## Optimizing for Drag

The square flat plate shown in Figure A is cut into four equal-sized pieces and arranged as shown in Figure B. Determine the ratio of the drag on the original plate (case A) to the drag on the plates shown in case B. Assume laminar boundary flow. Explain your answer physically. Hint
Drag force:
$$D_{f}=\frac{1}{2}\rho U^{2}C_{Df}A$$$where $$\rho$$ is density, $$U$$ is the speed of the object relative to the fluid, $$C_{Df}$$ is the drag coefficient, and $$A$$ is the cross sectional area. Hint 2 Drag coefficient: $$C_{Df}=\frac{1.328}{\sqrt{Re}}$$$
where $$Re$$ is the Reynold’s number.
Drag force:
$$D_{f}=\frac{1}{2}\rho U^{2}C_{Df}A$$$where $$\rho$$ is density, $$U$$ is the speed of the object relative to the fluid, $$C_{Df}$$ is the drag coefficient, and $$A$$ is the cross sectional area. For flat plates placed in parallel with flow, the drag coefficient is: $$C_{Df}=\frac{1.328}{\sqrt{Re}}$$$
where $$Re$$ is the Reynold’s number. Remember,
$$Re=\frac{Ul}{\nu}$$$where $$U$$ is the velocity, $$l$$ is the length, and $$\nu$$ is the kinematic viscosity. For case A: $$D_{fa}=\frac{1}{2}\rho U^{2}C_{Df}A$$ where $$A=x^2$$ and $$C_{Df}=\frac{1.328}{\sqrt{Re}}=\frac{1.328}{\sqrt{Ul/\nu}}=\frac{1.328}{\sqrt{Ux/\nu}}$$$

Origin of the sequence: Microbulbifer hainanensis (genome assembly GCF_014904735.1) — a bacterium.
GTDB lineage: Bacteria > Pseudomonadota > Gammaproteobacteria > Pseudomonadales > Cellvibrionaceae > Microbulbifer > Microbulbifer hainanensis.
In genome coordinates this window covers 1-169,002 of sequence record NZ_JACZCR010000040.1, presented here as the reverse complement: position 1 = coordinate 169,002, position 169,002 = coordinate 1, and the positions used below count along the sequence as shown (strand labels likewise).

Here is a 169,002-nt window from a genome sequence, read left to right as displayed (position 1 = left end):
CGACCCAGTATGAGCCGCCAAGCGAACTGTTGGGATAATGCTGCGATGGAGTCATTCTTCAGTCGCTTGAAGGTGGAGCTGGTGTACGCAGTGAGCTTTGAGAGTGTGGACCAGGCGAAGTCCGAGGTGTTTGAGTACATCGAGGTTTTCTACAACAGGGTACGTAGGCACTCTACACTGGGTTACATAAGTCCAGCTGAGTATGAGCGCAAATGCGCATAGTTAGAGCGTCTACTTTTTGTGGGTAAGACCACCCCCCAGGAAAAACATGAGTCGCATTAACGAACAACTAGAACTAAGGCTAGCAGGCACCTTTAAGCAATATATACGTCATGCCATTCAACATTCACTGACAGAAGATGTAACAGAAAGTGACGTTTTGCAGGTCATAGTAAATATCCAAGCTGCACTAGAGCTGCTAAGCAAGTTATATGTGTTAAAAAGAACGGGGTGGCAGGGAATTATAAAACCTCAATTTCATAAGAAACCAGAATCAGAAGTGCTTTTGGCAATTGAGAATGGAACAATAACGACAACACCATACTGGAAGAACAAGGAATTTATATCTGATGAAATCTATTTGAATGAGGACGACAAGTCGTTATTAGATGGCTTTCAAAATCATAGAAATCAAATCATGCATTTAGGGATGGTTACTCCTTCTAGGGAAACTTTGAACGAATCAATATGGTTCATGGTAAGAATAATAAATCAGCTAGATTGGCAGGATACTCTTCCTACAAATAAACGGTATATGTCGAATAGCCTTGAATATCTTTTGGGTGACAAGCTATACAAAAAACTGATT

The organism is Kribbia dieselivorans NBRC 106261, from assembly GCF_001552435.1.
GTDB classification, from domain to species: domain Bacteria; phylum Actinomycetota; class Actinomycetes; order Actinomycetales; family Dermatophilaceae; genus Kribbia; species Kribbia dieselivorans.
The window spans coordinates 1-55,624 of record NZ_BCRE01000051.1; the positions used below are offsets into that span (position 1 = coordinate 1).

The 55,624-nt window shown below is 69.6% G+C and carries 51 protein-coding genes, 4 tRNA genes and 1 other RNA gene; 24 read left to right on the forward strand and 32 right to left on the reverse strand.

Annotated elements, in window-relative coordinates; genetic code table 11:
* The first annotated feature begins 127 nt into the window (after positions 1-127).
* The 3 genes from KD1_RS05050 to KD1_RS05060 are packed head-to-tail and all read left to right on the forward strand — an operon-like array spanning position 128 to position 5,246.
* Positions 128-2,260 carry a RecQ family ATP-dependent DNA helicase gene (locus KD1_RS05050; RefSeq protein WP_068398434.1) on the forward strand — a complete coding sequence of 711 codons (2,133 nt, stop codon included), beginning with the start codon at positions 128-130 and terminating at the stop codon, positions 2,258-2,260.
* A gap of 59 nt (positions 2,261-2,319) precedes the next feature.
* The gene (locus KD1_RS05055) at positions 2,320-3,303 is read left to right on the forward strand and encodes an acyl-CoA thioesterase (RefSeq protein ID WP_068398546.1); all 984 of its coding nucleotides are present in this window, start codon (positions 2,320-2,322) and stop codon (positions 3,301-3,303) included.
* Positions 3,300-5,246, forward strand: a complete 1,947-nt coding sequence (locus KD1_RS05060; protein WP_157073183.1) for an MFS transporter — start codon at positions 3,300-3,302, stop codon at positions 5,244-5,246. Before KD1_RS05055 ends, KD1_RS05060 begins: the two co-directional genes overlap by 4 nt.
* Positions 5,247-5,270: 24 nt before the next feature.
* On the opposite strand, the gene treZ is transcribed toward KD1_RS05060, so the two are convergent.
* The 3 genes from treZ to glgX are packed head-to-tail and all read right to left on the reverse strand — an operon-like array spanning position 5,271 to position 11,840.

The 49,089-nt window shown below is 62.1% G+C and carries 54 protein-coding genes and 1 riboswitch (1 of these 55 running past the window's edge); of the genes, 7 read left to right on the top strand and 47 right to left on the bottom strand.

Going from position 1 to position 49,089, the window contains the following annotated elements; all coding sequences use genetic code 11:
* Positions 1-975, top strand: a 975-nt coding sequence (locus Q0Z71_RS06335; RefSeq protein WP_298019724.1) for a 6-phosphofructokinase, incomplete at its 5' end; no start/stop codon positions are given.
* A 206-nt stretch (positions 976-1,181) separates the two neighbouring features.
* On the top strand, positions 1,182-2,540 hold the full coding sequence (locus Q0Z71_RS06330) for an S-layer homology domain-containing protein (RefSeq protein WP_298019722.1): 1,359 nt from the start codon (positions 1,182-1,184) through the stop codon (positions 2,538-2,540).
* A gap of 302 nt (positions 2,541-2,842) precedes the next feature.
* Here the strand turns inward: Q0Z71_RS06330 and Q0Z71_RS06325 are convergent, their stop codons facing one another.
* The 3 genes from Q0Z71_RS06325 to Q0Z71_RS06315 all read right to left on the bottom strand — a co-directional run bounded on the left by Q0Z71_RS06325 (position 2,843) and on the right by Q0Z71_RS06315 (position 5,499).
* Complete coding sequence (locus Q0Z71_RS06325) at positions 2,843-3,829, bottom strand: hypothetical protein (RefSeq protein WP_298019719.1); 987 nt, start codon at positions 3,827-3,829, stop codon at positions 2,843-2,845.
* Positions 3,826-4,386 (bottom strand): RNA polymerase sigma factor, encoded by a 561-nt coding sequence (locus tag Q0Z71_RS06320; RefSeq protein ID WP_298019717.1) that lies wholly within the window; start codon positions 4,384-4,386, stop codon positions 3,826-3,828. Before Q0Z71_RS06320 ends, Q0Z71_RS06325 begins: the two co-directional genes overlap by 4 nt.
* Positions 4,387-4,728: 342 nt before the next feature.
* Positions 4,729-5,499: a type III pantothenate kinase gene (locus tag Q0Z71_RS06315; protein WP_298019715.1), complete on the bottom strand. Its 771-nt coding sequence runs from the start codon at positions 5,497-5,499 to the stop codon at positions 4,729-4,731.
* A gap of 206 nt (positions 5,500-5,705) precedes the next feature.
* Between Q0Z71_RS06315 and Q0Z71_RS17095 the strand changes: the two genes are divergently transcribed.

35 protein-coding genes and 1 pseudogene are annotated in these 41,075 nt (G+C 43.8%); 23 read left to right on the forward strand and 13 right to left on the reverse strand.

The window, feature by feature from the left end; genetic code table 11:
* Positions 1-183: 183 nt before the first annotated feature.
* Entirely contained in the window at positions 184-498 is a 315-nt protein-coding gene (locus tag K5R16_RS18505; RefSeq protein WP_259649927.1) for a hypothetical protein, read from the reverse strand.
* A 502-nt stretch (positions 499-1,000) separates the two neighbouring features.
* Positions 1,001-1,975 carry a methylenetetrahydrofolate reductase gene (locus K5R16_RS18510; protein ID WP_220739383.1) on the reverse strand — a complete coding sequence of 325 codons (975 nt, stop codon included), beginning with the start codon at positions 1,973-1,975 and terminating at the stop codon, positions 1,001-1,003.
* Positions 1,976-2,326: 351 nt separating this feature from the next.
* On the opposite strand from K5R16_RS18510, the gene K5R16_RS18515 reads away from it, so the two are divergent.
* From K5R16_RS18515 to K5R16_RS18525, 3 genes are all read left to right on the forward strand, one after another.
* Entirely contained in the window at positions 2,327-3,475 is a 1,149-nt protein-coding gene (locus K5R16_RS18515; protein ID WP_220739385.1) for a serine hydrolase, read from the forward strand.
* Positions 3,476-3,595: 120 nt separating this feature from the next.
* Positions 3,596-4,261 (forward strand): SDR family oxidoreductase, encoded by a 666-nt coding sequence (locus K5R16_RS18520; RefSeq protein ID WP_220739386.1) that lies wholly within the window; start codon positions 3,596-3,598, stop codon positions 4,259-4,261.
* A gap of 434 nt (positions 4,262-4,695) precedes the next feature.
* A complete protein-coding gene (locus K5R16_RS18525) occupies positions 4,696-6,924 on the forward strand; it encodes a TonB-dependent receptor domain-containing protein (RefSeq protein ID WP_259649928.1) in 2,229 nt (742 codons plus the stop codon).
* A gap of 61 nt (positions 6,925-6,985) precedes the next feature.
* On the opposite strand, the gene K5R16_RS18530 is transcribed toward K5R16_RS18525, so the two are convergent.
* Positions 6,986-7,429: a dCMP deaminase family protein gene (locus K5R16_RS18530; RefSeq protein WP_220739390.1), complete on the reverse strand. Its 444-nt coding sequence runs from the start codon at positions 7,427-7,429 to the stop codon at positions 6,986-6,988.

Thus,
$$D_{fa}=\frac{1}{2}\rho U^{2}\frac{1.328\sqrt{\nu}}{\sqrt{Ux}}x^2=0.644\rho U^{3/2}\cdot \sqrt{\nu}\cdot x^{3/2}$$$For case B: $$D_{fb}=\frac{1}{2}\rho U^{2}C_{Df}A$$ where $$A=(4x)(\frac{x}{4})=x^2$$ and $$C_{Df}=\frac{1.328}{\sqrt{Re}}=\frac{1.328}{\sqrt{Ul/\nu}}=\frac{1.328}{\sqrt{U4x/\nu}}$$$
Thus,
$$D_{fb}=\frac{1}{2}\rho U^{2}\frac{1.328\sqrt{\nu}}{\sqrt{4Ux}}x^2=\frac{1}{2}(0.644\rho U^{3/2}\cdot \sqrt{\nu}\cdot x^{3/2})$$\$
By comparing the two equations, the Drag force in case A is twice as much as case B. In case B, the boundary layer on the rear plate is thicker than on the front plate, meaning the shear stress is less on the rear plate than it is in configuration A. This gives less drag for case B, despite the total areas being equivalent.
The Drag force in case A is twice as much as case B. In case B, the boundary layer on the rear plate is thicker than on the front plate, meaning the shear stress is less on the rear plate than it is in configuration A. This gives less drag for case B, despite the total areas being equivalent.